Lawrence, Amasa, 1811 - 1879
Amasa Lawrence was born in Thompson, Connecticut, circa 1811. While little is known of his childhood or parentage, as a young man he took to the sea, a crew member aboard the ship Manchester Packet, which departed from the New London, CT on June 30, 1832 bound for the South Atlantic. By December of 1833 Amasa had returned home and was enumerated in a private census of tribal members living on the reservation in what was then Groton, Connecticut.1 Erastus Williams, having just concluded his tenure as state appointed overseer, described Amasa as 22 years old, of mixed black, white, and Indian ancestry, and the grandson of Esther Dick. In February of the following year, Amasa found himself in trouble with the law, charged with and found guilty of theft. Fellow Pequots and contemporaries, Joseph and Charles Fagins were named as witnesses in the case of State v. Lawrence. In order to pay the $42.76 fine levied against him, Amasa agreed to go " on a voyage on the ship Indian Chief now about to Sail. " True to his word, he was among the crew aboard the Indian Chief leaving the bustling port city of New London that same day and headed to the Indian Ocean. Also on board was Eastern Pequot Solomon Brushell. This was not Amasa's last voyage. In May of 1838, he was part of a much smaller crew aboard the sloop Mary Jane sailing to Havana, Cuba.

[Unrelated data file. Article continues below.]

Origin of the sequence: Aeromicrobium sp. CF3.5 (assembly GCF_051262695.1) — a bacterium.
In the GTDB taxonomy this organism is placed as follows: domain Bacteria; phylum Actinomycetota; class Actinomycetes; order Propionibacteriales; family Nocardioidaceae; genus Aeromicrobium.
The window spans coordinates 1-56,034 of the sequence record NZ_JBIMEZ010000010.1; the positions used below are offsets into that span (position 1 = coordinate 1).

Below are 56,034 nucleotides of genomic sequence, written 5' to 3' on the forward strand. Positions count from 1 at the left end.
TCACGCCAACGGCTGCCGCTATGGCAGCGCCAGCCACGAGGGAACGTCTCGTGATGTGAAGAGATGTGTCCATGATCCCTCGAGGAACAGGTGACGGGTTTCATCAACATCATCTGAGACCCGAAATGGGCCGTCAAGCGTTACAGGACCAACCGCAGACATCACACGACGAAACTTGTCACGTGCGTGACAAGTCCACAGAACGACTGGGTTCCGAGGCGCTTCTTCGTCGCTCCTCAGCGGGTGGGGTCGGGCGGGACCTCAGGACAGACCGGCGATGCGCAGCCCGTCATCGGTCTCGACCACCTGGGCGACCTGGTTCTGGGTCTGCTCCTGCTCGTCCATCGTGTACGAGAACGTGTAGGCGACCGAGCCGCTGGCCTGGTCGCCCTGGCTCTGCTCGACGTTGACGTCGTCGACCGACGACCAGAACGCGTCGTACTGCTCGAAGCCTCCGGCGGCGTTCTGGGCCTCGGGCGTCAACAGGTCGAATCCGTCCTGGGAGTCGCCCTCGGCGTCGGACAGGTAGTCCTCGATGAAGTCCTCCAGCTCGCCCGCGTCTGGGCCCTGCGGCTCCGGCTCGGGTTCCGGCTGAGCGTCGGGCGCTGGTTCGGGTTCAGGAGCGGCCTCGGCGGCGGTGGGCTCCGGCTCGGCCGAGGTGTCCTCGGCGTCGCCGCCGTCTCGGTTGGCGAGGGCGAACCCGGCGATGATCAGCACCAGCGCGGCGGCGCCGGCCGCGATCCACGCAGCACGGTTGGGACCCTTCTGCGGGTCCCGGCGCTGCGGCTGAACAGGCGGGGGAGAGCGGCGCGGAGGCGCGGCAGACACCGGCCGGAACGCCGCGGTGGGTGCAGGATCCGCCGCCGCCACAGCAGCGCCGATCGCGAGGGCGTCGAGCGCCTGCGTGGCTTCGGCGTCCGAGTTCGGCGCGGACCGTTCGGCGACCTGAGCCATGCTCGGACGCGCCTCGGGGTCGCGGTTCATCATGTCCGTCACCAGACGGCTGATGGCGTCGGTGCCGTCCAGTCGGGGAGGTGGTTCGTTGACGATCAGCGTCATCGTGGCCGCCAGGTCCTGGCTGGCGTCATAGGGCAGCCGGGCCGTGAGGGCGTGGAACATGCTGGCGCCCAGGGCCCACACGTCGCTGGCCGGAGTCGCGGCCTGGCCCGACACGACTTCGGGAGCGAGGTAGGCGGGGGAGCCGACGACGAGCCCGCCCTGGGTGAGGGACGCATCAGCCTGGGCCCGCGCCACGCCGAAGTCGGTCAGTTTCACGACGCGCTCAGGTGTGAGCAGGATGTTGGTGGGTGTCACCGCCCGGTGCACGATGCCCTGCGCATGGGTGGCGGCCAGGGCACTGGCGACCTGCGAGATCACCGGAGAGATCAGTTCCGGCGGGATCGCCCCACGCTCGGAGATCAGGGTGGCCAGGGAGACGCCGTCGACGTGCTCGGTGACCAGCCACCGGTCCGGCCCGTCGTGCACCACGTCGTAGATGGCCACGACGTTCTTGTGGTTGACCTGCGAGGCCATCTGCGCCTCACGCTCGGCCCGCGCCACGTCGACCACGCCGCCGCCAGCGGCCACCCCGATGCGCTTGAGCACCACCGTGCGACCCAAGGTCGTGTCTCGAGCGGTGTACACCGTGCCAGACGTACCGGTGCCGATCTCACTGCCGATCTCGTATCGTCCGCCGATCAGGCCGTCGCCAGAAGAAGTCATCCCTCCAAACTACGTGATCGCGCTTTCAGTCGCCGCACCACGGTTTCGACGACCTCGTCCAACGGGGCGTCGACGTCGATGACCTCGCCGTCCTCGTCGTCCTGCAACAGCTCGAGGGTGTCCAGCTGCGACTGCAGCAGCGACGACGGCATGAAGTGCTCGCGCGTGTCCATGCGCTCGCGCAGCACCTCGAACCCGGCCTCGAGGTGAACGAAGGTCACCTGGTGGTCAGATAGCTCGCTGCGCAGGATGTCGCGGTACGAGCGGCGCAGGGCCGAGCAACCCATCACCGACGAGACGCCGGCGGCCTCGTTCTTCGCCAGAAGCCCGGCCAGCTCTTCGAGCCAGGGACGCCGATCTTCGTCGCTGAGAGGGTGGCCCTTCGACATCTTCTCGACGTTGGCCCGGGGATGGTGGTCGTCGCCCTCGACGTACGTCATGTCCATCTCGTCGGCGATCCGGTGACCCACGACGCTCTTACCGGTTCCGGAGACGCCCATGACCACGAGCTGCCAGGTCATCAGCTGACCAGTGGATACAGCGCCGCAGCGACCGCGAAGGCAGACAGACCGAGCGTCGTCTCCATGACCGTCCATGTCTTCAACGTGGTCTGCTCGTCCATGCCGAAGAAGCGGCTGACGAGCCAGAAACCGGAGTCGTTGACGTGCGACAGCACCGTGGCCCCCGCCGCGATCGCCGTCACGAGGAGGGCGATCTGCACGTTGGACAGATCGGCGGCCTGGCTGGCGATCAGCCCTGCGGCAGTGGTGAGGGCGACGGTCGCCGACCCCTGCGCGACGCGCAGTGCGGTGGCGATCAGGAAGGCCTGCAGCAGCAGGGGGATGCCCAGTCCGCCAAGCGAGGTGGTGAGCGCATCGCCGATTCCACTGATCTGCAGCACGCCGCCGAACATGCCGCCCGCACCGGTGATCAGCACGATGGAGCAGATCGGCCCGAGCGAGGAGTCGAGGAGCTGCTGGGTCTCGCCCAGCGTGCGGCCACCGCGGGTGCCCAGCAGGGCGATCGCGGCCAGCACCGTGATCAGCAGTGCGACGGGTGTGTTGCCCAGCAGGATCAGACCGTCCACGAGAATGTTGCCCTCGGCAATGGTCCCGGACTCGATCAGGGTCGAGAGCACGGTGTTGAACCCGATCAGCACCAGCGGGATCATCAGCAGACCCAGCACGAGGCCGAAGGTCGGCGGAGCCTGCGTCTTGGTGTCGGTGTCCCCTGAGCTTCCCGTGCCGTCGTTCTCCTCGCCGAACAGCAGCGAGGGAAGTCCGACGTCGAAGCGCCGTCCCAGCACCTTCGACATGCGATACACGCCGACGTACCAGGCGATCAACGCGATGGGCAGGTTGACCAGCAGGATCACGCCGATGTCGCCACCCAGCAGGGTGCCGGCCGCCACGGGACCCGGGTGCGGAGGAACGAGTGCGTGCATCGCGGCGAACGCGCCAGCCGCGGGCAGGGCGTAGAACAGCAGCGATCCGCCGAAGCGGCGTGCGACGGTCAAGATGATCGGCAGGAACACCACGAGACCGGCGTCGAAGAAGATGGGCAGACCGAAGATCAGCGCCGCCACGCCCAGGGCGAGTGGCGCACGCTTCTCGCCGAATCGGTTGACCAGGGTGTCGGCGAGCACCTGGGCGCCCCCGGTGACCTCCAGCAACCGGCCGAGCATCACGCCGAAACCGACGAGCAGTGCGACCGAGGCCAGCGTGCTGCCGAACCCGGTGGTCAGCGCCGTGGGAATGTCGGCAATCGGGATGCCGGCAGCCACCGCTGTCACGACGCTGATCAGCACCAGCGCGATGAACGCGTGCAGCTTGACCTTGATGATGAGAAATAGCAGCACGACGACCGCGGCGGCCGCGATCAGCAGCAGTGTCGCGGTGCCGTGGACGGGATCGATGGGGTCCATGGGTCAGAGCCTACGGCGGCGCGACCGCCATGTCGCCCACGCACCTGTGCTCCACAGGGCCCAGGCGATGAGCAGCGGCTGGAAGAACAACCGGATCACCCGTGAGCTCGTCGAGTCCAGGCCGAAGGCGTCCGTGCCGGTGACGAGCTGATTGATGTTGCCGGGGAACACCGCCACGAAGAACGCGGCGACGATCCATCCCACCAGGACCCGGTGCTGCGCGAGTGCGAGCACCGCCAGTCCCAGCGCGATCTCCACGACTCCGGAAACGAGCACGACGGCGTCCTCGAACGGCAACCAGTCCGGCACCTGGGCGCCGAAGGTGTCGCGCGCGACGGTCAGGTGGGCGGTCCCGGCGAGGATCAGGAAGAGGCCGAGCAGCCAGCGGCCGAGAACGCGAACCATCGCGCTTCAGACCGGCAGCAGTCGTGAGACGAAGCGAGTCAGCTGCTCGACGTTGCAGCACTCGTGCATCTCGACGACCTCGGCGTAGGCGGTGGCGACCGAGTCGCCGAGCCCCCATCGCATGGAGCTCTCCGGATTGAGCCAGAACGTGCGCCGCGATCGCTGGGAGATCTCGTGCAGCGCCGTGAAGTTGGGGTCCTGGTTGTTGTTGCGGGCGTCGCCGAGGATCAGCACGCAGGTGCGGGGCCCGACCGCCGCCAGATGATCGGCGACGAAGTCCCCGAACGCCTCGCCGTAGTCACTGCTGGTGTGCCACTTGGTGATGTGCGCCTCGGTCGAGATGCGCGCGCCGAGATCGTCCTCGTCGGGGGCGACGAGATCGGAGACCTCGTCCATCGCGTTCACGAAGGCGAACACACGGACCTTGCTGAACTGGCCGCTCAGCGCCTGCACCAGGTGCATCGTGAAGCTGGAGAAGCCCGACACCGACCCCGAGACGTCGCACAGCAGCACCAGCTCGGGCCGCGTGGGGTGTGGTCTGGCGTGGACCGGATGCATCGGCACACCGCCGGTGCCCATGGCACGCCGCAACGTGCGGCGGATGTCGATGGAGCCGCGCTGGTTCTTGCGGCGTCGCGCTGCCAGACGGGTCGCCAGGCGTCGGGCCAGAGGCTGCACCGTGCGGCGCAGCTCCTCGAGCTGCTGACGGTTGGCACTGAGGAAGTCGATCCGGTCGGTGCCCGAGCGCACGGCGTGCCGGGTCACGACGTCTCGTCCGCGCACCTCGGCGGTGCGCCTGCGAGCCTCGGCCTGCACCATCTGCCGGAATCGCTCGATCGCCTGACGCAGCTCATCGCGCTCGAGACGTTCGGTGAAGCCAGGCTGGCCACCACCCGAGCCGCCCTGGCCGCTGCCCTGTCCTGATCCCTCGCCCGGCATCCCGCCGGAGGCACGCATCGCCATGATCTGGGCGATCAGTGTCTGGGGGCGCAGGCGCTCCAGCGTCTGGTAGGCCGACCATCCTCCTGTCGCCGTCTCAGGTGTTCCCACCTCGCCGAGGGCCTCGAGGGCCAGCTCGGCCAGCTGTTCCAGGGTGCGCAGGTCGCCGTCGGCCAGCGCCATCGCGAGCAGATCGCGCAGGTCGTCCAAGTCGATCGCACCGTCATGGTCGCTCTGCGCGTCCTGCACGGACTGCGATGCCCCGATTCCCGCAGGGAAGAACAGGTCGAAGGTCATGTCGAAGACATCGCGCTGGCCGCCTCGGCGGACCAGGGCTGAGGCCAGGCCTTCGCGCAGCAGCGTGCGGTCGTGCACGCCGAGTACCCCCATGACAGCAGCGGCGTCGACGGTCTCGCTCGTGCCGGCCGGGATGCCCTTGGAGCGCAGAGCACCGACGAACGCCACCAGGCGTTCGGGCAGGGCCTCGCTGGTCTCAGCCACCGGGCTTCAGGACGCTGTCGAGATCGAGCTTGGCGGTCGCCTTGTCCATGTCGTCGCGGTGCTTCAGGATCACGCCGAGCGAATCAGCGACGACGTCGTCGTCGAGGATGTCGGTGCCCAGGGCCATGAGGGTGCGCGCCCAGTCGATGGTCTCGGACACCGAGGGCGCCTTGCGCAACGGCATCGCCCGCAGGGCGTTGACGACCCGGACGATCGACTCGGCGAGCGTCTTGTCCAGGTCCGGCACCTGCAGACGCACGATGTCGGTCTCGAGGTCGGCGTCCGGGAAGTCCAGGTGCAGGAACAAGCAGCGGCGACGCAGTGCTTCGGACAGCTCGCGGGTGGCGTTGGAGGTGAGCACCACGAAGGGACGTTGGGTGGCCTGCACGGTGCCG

Undoubtedly, Amasa's maritime employment kept him from his reservation home for months on end, but the records of the state appointed overseer of the tribe indicate that he did return between voyages. In February of 1834 he dug the grave for a fellow Pequot. Later that summer, he fell ill, requiring the services of Dr. Thomas Gay who billed the tribe for the visit, advice, medicine, and sundries.